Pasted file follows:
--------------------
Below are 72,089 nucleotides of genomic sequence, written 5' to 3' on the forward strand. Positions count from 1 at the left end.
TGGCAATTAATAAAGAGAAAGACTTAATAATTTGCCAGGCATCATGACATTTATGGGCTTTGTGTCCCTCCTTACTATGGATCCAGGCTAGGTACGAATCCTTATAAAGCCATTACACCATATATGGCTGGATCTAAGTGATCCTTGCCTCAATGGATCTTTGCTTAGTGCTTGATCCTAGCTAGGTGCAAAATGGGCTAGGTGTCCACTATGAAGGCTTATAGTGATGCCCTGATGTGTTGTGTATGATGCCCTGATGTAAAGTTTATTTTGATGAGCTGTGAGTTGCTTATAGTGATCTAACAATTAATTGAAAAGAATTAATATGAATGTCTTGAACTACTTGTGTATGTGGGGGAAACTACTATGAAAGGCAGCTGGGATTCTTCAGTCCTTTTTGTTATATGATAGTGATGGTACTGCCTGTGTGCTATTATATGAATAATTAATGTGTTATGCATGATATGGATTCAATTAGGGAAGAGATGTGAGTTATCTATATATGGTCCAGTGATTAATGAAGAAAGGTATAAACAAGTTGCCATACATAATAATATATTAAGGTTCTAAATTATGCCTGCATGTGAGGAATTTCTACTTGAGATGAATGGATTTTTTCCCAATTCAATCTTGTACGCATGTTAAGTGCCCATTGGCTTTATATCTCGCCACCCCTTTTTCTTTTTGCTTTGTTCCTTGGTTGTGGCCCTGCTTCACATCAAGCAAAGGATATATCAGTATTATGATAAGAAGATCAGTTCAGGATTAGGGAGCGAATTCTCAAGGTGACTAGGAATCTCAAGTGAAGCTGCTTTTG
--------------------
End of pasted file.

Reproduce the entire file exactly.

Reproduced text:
Below are 72,089 nucleotides of genomic sequence, written 5' to 3' on the forward strand. Positions count from 1 at the left end.
TGGCAATTAATAAAGAGAAAGACTTAATAATTTGCCAGGCATCATGACATTTATGGGCTTTGTGTCCCTCCTTACTATGGATCCAGGCTAGGTACGAATCCTTATAAAGCCATTACACCATATATGGCTGGATCTAAGTGATCCTTGCCTCAATGGATCTTTGCTTAGTGCTTGATCCTAGCTAGGTGCAAAATGGGCTAGGTGTCCACTATGAAGGCTTATAGTGATGCCCTGATGTGTTGTGTATGATGCCCTGATGTAAAGTTTATTTTGATGAGCTGTGAGTTGCTTATAGTGATCTAACAATTAATTGAAAAGAATTAATATGAATGTCTTGAACTACTTGTGTATGTGGGGGAAACTACTATGAAAGGCAGCTGGGATTCTTCAGTCCTTTTTGTTATATGATAGTGATGGTACTGCCTGTGTGCTATTATATGAATAATTAATGTGTTATGCATGATATGGATTCAATTAGGGAAGAGATGTGAGTTATCTATATATGGTCCAGTGATTAATGAAGAAAGGTATAAACAAGTTGCCATACATAATAATATATTAAGGTTCTAAATTATGCCTGCATGTGAGGAATTTCTACTTGAGATGAATGGATTTTTTCCCAATTCAATCTTGTACGCATGTTAAGTGCCCATTGGCTTTATATCTCGCCACCCCTTTTTCTTTTTGCTTTGTTCCTTGGTTGTGGCCCTGCTTCACATCAAGCAAAGGATATATCAGTATTATGATAAGAAGATCAGTTCAGGATTAGGGAGCGAATTCTCAAGGTGACTAGGAATCTCAAGTGAAGCTGCTTTTG